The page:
Smaller, removable internal organs are imaged in separate scans to enable an adjustment to the scanning resolution and isolation of the component parts in the digital scan and 3D print.
This photos shows some of the ways in which Erin strapped and supported a manikin with a loose arm during scanning, as well as still images from the scan that show internal metal fasteners and repairs that are not visible upon external examination.
And here is an example of a 3D print of one of our solid manikins showing fantastic detail.
Keep an eye out for a more in depth Duke News story about the project by science writer Robin Smith, PhD.
A 12th century Latin manuscript was brought down to the lab yesterday and we all had to stop work for a few minutes to ogle the colorful stitching used to piece together some of the leaves.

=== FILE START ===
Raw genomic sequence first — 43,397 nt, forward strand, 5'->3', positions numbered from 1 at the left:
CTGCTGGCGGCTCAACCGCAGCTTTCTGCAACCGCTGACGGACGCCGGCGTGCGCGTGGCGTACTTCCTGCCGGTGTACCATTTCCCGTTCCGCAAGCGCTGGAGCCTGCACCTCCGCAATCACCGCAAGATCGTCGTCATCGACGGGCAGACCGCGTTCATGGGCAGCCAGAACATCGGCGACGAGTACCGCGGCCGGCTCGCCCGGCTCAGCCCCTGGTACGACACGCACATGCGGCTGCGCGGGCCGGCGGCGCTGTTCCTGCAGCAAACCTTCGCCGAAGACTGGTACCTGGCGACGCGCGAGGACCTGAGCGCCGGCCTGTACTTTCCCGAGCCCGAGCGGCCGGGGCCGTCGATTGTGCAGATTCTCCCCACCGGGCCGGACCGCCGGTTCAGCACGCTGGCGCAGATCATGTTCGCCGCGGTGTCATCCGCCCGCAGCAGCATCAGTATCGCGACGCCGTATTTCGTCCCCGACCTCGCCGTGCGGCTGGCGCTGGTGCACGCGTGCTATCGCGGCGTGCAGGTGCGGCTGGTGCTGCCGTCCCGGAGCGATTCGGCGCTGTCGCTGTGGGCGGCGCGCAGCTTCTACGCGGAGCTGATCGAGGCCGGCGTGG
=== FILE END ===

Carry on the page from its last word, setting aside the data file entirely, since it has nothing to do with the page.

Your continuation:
Parchment can be oddly shaped or become damaged during production, so it was a common medieval practice to mend or patch the leaves with colorful thread. Sometimes you can tell that the stitching was done before the scribe started writing. For example, this column of text just continues around the thread.
The colors of the thread are so intense that I began to wonder if they were original. What pigments or dyes could make such a vibrant yellow/green color? A few years ago, Beth had taken Cheryl Porter’s workshop, Recreating the Medieval Palette, and just happened to have the color swatches they made on hand. You can read some excellent reviews of that workshop here and here.